It’s that time of the year again. Lots of speculation out there, but just like the blockbuster movies, I’m trying not to read the reviews ahead of time. My web developer is attending with me this year, so it should be a great trip. I even remembered to bring the list of restaurants I want to try this year: House of Nanking, Lefty O’Doul’s, Tommy’s Joint, Town Hall, Zuni Cafe and a return to Roy’s and Lori’s Diner. No golf this year, but I’ll bring the new Nike + stuff for a diversion. Watch for reports next week…DKOriginally published by DK on August 4, 2006 at 5:07 pm
The new Nike + iPod kit is now available and I picked one up at the Mall of America Apple Store this week. At $29 (plus another $29 for a nano armband), it’s a great value when compared to the other options for tracking distance and pace. Others have said you don’t need to have Nike + shoes to use the kit, but I needed a new pair of running shoes anyway, so I picked up a pair of Nike + compatible Air Max 180s from Foot Locker. They are very comfortable, but the first pair I got split a seam after a five mile run the first night. So far the replacements have been fine.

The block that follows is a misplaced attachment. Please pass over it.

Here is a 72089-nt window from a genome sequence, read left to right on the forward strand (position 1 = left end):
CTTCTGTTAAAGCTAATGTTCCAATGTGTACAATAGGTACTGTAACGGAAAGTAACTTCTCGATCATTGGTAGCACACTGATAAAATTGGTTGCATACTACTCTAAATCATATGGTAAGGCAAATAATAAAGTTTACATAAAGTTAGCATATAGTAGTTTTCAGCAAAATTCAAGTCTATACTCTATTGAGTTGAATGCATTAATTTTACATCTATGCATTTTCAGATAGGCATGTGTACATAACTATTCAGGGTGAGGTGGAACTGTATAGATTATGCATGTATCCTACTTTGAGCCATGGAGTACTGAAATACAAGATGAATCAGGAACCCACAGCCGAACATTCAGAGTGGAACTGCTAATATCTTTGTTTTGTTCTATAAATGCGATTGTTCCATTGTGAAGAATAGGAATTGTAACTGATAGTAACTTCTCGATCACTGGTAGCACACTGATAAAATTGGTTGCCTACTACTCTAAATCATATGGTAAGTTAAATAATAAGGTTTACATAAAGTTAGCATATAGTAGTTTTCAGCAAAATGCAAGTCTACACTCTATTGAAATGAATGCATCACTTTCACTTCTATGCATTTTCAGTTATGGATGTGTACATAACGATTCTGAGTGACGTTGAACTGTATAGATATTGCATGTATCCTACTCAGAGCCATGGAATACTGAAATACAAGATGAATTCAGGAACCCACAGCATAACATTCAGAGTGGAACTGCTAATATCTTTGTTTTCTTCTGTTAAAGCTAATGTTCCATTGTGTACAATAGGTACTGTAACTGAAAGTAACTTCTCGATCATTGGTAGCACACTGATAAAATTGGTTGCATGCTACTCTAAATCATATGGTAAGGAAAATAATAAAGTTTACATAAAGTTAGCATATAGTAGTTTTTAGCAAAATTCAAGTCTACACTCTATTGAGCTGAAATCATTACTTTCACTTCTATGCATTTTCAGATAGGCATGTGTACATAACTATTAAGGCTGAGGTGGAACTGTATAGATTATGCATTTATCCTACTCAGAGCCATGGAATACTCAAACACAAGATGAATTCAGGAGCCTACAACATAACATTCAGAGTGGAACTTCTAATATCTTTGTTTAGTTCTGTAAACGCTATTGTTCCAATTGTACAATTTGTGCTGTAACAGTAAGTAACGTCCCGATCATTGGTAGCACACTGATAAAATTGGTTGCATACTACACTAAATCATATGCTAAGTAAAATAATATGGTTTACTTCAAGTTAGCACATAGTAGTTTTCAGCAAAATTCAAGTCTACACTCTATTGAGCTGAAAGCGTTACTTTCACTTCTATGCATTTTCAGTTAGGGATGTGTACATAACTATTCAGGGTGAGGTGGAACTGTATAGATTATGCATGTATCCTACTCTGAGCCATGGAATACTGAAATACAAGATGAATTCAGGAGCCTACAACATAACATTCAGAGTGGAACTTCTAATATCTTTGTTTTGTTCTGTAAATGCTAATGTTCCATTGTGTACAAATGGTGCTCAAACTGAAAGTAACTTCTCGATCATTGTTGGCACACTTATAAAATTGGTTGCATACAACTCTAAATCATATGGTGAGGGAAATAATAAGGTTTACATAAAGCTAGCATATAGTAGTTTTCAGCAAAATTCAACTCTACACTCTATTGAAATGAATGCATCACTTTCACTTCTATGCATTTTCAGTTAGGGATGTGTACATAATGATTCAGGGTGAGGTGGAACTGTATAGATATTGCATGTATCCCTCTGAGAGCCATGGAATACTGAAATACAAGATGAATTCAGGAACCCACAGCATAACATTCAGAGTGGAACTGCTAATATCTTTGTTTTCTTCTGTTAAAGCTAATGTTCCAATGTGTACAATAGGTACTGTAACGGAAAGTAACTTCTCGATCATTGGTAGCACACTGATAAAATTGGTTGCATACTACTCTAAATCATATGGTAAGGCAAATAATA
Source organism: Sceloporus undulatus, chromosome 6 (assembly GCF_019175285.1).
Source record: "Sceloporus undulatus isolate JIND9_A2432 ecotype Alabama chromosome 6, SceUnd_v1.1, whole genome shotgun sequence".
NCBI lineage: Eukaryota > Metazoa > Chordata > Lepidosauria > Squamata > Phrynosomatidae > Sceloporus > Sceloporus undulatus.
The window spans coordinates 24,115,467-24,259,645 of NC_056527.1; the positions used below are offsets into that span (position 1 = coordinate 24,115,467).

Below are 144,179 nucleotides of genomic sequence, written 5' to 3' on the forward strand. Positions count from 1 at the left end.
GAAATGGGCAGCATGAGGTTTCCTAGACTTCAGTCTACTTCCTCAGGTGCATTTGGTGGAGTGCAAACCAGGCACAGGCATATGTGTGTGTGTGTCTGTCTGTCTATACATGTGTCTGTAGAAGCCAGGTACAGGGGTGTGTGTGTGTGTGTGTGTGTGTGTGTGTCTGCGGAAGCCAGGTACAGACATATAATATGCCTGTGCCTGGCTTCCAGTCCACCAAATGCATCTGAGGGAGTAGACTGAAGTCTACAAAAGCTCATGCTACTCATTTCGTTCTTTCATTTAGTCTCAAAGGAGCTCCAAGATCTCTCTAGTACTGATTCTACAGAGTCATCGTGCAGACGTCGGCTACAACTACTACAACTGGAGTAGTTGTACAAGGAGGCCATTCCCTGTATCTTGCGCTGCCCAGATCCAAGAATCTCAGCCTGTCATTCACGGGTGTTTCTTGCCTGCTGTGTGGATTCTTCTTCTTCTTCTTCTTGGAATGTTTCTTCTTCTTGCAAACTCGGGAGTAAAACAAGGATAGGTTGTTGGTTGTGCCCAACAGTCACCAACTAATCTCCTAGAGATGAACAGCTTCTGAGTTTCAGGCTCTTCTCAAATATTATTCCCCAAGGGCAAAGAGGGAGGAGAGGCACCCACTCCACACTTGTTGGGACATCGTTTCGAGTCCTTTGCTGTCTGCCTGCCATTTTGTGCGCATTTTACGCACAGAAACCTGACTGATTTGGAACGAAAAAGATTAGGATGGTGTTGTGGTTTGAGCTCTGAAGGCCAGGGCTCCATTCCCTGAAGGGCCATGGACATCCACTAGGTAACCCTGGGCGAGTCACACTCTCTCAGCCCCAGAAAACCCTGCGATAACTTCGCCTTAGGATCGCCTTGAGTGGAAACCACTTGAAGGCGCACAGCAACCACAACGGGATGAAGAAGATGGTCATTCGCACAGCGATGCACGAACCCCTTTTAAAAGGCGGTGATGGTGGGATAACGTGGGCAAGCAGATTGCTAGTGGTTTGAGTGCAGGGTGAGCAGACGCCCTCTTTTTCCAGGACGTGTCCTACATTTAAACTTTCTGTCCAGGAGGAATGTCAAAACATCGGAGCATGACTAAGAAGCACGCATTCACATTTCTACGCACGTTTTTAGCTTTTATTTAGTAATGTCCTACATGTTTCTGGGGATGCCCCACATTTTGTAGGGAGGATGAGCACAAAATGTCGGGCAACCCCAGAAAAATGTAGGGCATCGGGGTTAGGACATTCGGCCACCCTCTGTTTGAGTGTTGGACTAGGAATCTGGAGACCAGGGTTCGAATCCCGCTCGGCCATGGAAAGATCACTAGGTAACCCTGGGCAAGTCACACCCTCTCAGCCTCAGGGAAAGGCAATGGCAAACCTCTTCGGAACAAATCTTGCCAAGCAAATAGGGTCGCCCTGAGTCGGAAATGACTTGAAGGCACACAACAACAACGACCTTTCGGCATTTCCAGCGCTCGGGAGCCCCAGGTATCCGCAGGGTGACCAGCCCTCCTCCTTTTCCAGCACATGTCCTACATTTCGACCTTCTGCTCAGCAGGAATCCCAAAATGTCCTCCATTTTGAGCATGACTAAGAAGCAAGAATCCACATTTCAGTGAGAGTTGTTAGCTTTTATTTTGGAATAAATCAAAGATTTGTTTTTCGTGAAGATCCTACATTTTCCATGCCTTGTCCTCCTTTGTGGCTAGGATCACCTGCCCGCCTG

Installation and set up of the kit is simple. You remove the liner of the left shoe and replace the placeholder plug with the shoe transmitter. The iPod dongle receiver plugs into the bottom of the nano and after a quick sync, you are ready to start a workout. A new menu item called Nike + iPod appears in the top nano menu and you can enter your weight in the settings sub-menu to better calculate calorie burn rate. The nano needs the newest firmware update and you need iTunes version 6.0.5 or later. That version displays a new Nike + iPod tab in the iPod settings menu that allows you to enter your login information for the new Nike + website. There is also a check-box to automatically allow the information from your runs to be sent to your Nike + account when you dock the nano.
Once I was comfortable with the setup, armband and cord situation (which reminds me–I’d really love some wireless iPod earbuds), the system is incredibly cool to use. You can pick from several kinds of workouts: basic, distance, time or calories. I’ve been using distance so far, which has a number of presets and the ability to set a custom distance as well. You select a playlist you want to use (or just shuffle songs) and away you go.